Updated 16 August 2017

Stress, tiredness increase risk of sex headaches

Many people suffer from a form of headache known as the coital or sex headache that impairs their ability to enjoy sexual relationships and undermines their relationships.

Many people suffer from a form of headache known as the coital or sex headache that impairs their ability to enjoy sexual relationships and undermines their relationships with their spouses or partners.

That’s the word from Dr Elliot Shevel, medical director at The Headache Clinic and Health24's Headache Expert. He says that coital headaches come in two forms, the most common of which is the benign coital headache. Benign coital headaches occur on a regular basis during or after sex, and are not life-threatening despite the severe discomfort they may cause.

Dangerous headaches

The rare, but more dangerous “new onset” headache during sex may indicate a serious problem as it may be caused by a brain haemorrhage. Many patients describe the pain (similar to a sharp blow to the head) as the worst headache they have experienced. Patients should seek urgent medical treatment if they believe they have been hit by this form of headache.

In most cases, sex headaches are thought to be caused by an increase in blood pressure and muscle tension during sexual activity, says Dr Shevel. The sex headache is a rare example of a headache form that is more common in men than among women. It occurs in men between the ages of 18 and 60. Factors that may put a person at greater risk of coital headaches include stress, tiredness and a history of headaches.

Women who are over 40, have recently started an exercise programme or already suffer from migraines or tension headaches are more likely to have coital headaches than most other women. The six weeks immediately after childbirth is also a high-risk time for coital headaches among women.

Says Dr Shevel: “The good news is that benign coital headaches are usually easy to treat. Some patients report that they can avoid some headache attacks by slowing down their sexual activity and increasing their excitement more gradually. Switching to a less active position or relaxing after sex also often help.”

Sex headaches often disappear when the patient is under less stress in his or her day-to-day life.

In some cases, and especially among women, sex headaches may reflect the sufferer’s anxiety about her relationship with her partner. In this case, she and her partner should seek relationship counselling.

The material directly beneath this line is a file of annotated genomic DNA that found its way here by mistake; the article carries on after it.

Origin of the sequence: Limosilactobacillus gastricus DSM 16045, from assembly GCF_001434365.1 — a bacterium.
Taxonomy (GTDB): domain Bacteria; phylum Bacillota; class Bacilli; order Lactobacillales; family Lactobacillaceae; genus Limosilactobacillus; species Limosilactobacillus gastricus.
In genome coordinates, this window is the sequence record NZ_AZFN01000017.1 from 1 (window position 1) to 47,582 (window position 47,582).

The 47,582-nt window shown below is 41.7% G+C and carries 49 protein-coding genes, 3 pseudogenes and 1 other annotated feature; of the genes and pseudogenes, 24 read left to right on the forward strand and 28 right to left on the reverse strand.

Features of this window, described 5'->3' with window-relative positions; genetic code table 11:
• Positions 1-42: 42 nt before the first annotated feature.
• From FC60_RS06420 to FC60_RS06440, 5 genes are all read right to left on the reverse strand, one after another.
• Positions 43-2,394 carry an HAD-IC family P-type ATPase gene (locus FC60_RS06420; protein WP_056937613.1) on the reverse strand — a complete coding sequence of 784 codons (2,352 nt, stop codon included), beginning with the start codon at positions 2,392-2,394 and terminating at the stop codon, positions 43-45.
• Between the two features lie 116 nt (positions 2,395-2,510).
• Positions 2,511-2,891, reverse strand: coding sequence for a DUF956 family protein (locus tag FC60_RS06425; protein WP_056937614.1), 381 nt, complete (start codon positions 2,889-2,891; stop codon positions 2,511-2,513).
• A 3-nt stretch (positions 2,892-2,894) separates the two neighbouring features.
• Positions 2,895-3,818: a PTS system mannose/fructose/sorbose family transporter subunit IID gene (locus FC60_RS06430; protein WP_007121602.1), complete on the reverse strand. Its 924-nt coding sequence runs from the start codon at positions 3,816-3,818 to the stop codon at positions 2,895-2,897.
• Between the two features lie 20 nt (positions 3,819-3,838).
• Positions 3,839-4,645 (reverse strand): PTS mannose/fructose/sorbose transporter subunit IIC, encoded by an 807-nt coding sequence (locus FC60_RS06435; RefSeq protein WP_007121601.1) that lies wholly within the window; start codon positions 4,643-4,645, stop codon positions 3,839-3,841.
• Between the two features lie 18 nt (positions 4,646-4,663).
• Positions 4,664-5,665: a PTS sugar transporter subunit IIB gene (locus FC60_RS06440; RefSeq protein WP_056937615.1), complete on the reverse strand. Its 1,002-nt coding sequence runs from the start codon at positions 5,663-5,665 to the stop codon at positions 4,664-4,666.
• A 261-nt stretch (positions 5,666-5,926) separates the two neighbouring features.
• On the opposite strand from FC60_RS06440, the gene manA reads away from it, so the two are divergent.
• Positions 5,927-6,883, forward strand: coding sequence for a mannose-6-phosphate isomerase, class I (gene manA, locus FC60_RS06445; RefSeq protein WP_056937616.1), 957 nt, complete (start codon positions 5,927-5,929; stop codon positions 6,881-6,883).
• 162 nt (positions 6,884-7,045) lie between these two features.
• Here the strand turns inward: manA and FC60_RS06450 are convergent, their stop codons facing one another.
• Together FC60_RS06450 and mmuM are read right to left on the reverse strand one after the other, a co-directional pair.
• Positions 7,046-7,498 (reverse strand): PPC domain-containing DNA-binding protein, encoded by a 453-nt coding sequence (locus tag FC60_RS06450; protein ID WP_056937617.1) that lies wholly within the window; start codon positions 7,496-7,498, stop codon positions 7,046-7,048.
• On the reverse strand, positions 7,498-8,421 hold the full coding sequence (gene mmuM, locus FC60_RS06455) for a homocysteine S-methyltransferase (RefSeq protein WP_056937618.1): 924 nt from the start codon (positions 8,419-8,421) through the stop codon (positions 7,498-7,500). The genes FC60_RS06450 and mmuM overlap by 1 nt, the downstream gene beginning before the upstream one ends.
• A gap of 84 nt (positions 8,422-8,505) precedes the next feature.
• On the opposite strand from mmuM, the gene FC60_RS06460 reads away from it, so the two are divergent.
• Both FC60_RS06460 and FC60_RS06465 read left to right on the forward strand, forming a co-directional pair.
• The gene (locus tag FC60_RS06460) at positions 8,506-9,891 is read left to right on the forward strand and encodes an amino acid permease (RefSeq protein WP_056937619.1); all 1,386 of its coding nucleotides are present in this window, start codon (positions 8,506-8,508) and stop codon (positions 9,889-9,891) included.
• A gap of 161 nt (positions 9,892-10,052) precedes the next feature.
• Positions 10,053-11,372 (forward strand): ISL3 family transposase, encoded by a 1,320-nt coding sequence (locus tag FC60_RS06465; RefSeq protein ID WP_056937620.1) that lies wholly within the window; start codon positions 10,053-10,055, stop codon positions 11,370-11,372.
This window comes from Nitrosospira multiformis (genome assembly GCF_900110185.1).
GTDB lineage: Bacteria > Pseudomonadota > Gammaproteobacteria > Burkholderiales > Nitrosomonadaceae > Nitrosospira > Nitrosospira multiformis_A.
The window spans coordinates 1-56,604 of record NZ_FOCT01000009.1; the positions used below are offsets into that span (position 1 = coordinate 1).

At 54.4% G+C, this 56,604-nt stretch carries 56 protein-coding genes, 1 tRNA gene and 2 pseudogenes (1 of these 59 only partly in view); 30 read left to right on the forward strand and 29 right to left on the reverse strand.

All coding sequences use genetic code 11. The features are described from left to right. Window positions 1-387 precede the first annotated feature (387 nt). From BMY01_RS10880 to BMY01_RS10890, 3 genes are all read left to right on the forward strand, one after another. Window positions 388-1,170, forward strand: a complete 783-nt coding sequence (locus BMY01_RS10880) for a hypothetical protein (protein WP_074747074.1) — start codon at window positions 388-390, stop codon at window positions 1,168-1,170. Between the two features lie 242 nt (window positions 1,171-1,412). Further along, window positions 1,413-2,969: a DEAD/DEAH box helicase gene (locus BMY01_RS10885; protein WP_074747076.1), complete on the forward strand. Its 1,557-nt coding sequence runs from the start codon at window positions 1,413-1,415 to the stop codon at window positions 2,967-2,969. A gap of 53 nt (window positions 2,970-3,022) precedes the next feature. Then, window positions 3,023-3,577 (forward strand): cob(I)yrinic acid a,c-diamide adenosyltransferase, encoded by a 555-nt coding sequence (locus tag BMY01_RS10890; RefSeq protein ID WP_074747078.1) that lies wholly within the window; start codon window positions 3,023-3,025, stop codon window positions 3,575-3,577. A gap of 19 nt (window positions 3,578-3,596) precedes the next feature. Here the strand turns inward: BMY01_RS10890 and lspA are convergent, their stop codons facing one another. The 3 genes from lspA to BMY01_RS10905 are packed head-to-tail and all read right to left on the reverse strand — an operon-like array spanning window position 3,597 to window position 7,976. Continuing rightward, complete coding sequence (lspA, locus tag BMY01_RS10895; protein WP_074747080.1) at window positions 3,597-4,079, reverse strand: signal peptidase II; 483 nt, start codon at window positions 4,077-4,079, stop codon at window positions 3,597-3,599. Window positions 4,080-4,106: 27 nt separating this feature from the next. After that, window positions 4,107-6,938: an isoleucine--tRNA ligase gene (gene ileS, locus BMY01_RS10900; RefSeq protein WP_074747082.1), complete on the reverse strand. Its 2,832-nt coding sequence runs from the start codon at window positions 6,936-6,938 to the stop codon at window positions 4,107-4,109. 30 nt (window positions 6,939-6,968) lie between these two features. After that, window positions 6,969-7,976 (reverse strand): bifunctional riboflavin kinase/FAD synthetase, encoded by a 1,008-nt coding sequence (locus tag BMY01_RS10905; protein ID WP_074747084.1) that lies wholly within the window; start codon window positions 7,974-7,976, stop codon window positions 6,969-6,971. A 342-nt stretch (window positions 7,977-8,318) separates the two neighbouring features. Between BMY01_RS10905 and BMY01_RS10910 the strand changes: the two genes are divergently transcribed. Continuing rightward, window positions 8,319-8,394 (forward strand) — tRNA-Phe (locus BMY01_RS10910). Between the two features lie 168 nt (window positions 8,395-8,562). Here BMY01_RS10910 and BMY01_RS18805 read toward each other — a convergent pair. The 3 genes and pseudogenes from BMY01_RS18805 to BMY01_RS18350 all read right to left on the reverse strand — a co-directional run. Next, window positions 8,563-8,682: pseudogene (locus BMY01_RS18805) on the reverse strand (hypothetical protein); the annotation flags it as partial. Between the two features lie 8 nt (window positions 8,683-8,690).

Information supplied by The Headache Centre (tel. 0861 678).


Read Health24’s Comments Policy

Comment on this story
Comments have been closed for this article.

Ask the Expert

Headache expert

Dr Elliot Shevel is a South African migraine surgery pioneer and the founder and medical director of The Headache Clinic in Johannesburg, Durban and Cape Town, South Africa. The Headache Clinic is a multidisciplinary practice dedicated to the diagnosis and treatment of Primary Headaches and Migraines. Dr Shevel is also the main author of all scientific publications generated by his team. He recently won a high level science debate in which he was able to prove that the current migraine diagnosis and classification is not based on data. Tertiary Education - Dr Shevel holds both Dental and Medical degrees, and practises as a specialist Maxillo-facial and Oral Surgeon. Follow the Headache Clinic on Twitter@HeadacheClinic.

Still have a question?

Get free advice from our panel of experts

The information provided does not constitute a diagnosis of your condition. You should consult a medical practitioner or other appropriate health care professional for a physical exmanication, diagnosis and formal advice. Health24 and the expert accept no responsibility or liability for any damage or personal harm you may suffer resulting from making use of this content.

* You must accept our condition

Forum Rules